Creating the Crane Model

First, CAD data of the crane is imported. MapleSim supports a large variety of CAD formats from most major CAD platforms.

A subassembly of the imported CAD data.
Figure 5: A subassembly of the imported CAD data.

During the import process you can add coordinate systems to the different CAD parts. After import, you can use the new CAD parts as MapleSim components and add other components to model the system dynamics. For example, two parts can be connected with a revolute or prismatic joint, and the two connection points at which the joint is fixed are defined by these coordinate systems.

By adding the various physical components to the original CAD parts, a complete physical system with moving parts can be created.

A part of the MapleSim model showing the combination of different physical parts.
Figure 6: A part of the MapleSim model showing the combination of different physical parts

Animation of the Crane

Next, the created model can be visualized in the 3-D Playback window and be tested to show its physical behavior.

The visualized results of the crane model.
Figure 7: The visualized results of the crane model.

In addition to the visualization, the complete forces/torque required to generate a given motion can be investigated - and with the SERVOSoft Data Generation App (which comes with the B&R Connector), this information can be directly exported.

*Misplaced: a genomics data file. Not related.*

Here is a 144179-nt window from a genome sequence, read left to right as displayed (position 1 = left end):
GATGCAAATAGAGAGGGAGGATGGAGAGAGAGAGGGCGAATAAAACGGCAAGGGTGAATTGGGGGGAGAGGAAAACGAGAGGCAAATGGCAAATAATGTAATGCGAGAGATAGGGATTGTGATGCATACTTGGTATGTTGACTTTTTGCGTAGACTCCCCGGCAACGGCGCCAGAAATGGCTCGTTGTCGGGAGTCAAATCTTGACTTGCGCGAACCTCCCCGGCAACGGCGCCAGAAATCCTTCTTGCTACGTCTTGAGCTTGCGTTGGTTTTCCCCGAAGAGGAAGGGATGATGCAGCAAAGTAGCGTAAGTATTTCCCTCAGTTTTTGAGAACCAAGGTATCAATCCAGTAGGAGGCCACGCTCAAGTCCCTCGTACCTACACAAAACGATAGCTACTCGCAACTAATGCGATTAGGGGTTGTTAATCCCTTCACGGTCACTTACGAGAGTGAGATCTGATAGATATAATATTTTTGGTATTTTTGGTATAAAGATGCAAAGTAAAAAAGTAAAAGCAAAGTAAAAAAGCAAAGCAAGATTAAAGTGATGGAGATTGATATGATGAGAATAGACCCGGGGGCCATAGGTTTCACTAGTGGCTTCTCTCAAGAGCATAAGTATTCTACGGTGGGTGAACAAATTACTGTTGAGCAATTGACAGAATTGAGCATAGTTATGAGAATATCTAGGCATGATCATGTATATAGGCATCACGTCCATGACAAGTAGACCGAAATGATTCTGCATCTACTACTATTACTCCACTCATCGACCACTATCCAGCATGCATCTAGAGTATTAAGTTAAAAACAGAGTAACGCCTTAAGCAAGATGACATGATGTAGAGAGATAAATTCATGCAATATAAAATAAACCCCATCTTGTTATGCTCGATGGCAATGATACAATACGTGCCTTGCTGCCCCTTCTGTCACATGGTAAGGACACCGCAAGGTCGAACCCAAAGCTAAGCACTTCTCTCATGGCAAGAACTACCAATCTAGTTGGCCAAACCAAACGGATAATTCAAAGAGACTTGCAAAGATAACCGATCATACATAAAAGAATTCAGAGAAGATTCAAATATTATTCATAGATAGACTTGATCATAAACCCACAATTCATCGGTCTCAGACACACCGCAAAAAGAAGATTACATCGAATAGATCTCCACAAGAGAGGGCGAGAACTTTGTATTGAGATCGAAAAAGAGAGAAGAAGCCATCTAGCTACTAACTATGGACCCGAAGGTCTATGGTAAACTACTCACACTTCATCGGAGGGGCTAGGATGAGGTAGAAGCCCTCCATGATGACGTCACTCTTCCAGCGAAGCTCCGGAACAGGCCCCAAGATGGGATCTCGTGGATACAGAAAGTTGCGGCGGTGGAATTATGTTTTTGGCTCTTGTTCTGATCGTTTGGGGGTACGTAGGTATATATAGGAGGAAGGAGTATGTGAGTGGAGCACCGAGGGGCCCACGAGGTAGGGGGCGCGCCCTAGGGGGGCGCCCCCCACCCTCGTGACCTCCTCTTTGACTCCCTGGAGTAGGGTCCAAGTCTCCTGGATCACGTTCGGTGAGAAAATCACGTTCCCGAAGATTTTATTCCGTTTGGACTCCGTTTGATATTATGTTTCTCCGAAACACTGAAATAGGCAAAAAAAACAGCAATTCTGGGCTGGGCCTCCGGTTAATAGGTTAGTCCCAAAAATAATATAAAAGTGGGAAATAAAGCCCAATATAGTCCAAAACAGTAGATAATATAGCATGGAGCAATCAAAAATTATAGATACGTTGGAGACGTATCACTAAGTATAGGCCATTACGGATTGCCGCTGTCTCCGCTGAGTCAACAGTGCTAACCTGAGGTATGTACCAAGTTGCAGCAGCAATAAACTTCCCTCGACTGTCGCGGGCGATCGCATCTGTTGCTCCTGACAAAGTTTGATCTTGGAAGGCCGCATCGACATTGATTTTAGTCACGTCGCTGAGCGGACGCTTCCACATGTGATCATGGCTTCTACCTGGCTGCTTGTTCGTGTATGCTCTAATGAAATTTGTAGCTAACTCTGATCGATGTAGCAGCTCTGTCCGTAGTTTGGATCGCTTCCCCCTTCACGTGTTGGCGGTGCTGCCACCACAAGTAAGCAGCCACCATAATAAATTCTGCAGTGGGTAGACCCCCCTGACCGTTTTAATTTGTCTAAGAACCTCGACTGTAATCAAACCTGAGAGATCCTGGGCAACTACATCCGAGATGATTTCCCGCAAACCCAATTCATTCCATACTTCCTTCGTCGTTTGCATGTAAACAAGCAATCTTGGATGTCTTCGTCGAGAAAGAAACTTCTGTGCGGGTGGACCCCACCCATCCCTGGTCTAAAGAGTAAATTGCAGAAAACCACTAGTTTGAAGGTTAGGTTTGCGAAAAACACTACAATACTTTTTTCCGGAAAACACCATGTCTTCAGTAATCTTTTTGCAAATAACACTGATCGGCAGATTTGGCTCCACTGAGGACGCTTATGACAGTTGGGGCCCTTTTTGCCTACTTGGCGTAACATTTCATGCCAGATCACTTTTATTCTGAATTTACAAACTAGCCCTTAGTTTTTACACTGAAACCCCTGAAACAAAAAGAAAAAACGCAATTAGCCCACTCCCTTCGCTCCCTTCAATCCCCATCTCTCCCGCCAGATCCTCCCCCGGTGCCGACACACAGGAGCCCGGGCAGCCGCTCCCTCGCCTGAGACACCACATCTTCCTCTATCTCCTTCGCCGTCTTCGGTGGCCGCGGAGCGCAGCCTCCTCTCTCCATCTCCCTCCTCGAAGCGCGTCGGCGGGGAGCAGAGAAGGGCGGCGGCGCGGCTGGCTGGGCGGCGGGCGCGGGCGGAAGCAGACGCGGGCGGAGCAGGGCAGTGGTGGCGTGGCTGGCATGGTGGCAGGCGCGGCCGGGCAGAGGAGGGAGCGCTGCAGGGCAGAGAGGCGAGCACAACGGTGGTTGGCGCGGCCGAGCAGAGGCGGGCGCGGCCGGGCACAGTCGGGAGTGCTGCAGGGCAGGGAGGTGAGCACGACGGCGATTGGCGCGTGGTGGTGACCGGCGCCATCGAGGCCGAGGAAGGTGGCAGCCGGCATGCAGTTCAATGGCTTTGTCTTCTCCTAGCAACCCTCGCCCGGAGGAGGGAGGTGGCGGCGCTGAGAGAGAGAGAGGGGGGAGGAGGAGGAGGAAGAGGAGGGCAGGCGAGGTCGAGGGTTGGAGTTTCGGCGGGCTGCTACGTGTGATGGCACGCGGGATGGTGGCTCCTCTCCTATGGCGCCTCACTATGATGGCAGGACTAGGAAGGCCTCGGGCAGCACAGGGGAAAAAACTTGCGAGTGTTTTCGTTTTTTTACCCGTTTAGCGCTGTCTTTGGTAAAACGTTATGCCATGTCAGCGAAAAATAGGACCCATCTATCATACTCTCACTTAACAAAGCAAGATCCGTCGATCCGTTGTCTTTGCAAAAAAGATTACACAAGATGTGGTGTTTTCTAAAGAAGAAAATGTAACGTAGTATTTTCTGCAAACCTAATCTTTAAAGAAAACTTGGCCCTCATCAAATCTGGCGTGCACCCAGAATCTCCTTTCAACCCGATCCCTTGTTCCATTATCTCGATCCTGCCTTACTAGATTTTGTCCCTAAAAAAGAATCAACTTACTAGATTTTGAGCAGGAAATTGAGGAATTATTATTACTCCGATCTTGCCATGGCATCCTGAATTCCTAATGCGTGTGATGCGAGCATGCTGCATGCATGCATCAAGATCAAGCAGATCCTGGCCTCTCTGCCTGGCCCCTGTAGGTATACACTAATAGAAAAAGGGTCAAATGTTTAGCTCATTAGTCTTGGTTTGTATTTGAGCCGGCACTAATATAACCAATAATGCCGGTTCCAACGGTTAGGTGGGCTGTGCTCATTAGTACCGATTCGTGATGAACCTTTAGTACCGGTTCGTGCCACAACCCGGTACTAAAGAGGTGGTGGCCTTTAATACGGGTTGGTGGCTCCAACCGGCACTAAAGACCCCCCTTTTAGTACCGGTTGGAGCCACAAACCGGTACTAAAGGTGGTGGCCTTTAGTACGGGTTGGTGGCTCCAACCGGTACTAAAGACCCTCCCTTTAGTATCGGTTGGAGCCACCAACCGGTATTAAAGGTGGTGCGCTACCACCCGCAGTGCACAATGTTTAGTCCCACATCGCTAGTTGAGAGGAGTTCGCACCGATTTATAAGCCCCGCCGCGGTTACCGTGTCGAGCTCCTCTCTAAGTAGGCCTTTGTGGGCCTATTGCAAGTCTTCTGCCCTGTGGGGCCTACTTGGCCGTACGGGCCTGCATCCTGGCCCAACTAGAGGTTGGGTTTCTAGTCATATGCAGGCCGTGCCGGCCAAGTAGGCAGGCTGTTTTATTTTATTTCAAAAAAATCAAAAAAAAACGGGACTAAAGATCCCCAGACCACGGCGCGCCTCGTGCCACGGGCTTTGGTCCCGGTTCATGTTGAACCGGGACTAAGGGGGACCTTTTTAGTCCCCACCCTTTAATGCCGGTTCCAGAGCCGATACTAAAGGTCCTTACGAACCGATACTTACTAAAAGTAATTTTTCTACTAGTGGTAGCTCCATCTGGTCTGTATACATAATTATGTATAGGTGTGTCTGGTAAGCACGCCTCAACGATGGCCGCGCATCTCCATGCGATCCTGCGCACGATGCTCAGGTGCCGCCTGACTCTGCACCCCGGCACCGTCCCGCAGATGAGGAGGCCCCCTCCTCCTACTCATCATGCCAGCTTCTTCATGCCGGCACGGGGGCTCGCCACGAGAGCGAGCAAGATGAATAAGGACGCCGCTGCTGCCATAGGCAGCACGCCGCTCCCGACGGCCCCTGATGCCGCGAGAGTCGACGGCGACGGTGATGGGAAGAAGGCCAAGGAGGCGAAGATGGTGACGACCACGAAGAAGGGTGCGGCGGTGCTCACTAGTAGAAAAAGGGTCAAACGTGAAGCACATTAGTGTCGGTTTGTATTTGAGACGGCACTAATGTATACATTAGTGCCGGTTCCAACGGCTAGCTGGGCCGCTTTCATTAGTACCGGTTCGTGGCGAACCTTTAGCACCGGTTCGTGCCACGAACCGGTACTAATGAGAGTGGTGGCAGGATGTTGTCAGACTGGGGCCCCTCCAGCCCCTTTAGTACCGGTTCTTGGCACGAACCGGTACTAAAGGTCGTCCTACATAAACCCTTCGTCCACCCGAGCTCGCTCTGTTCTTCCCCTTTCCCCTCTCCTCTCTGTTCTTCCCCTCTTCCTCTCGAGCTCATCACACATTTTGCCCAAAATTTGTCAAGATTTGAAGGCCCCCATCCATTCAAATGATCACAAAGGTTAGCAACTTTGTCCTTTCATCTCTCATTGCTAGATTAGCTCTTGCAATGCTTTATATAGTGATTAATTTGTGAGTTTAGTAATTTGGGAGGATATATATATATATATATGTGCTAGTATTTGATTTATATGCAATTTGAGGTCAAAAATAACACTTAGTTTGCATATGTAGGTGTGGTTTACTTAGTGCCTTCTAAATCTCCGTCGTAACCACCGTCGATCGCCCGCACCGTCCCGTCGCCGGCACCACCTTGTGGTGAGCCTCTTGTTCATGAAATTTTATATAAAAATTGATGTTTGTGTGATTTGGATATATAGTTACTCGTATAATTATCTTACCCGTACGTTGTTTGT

B&R SERVOSoft Data Generation App.
Figure 8: B&R SERVOSoft Data Generation App.

FMU Export to B&R Automation Studio

At this point, when the model is verified for correct behavior, it can easily be exported with the B&R Automation Studio FMU Generation App. Only a few parameters are needed to provide necessary information for a correct implementation into B&R Automation Studio.

The B&R Automation Studio FMU Generation App.
Figure 9: The B&R Automation Studio FMU Generation App.

Using the Crane Model in B&R Automation Studio

The created FMU library can be imported into B&R Automation Studio and subsequently be connected and simulated with a B&R PLC.

The FMU object from MapleSim included in B&R Automation Studio.